Tagged: Joe Foy

Mining harms wild salmon

The Wild Salmon Delegation came to Norway to campaign against Cermaq’s open-net pen feedlots in Clayoquot Sound UNESCO Biosphere Reserve. But as the Nuu-chah-nulth First Nations saying goes, hišukiš c̓aawaak—everything is connected.

Yesterday I found myself sitting inside an indigenous Sami lavvu (a teepee-like traditional dwelling) with Ahousaht First Nations citizen John Rampanen. Imagine our surprise to learn that the reindeer herder with us Continue reading

Clayoquot Sound sea kayakers in Tofino harbour. Sander Jain photo.

Introducing Clayoquot Action

Joe Foy, the Wilderness Committee’s National Campaign Director, has been the driving force behind many of their campaigns, including the Stein and Carmanah Valleys. Joe’s passion for the wild is inspired and informed by the thousands of hours he has spent exploring BC’s wild places.

There are few places on the planet that vibrate with an awe-inspiring abundance of life in the way that Clayoquot Sound does.

Moss-hung ancient forests grace the land, with some trees as tall as a skyscraper, as wide as your living room and as old as a European cathedral. Clayoquot’s many bays and inlets team with fish, seabirds and whales. Black bears roll rocks on the beaches, looking for tasty seafood snacks.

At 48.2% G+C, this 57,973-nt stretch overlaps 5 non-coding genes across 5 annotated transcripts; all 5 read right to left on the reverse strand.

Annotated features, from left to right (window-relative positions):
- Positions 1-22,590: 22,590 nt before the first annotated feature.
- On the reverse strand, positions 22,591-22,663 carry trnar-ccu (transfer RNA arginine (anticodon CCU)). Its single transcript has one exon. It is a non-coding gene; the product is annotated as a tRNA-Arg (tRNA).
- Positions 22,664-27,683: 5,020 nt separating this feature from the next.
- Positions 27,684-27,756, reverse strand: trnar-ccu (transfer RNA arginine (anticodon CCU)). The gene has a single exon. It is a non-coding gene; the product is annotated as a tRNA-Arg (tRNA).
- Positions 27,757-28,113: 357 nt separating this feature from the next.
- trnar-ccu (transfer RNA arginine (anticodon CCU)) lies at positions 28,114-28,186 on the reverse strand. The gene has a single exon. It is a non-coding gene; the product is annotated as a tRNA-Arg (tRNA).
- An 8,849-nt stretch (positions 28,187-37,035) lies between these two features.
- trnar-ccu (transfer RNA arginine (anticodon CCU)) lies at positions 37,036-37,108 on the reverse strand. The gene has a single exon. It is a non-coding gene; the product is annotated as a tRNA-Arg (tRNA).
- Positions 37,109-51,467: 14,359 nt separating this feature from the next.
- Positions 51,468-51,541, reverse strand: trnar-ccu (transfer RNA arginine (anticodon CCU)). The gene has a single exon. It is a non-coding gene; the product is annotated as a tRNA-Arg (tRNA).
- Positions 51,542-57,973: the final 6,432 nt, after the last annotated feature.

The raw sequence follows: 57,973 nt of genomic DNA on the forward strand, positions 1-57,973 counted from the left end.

When European traders first sailed into Clayoquot Sound in the 18th century, Nuu-chah-nulth villages had already been there for many centuries.

Several decades ago, the Nuu-chah-nulth people launched a successful court challenge to prevent logging that threatened the forests of Meares Island. Around the same time the Tofino-based group Friends of Clayoquot Sound was formed to counter the push by multi-national logging companies who wanted to clearcut the region.

The 1990s saw the largest anti-logging protests in Canadian history happening in Clayoquot Sound.

Today, new threats stalk Clayoquot. Oil tanker traffic, salmon farms and industrial mine proposals threaten to undo the good work of generations of Clayoquot defenders.

But now, 20 years after Clayoquot Summer 1993, a new local group – Clayoquot Action – has been formed to help face these new challenges head on. Clayoquot Action’s founders, Dan Lewis and Bonny Glambeck, were key organizers of those 1990s protests. For the past 25 years they have lived in Clayoquot Sound as keen kayakers, naturalists and ecotourism operators. Dan and Bonny know that although environmental challenges are global by nature, the best place to bring about change is locally, at the community level.

Clayoquot Sound is such a special place. And with the help of Clayoquot Action – may it ever remain so.

Please support Clayoquot Action’s efforts generously through the giving of your time and/or donations.

For the wild…
Joe Foy
Wilderness Committee National Campaign Director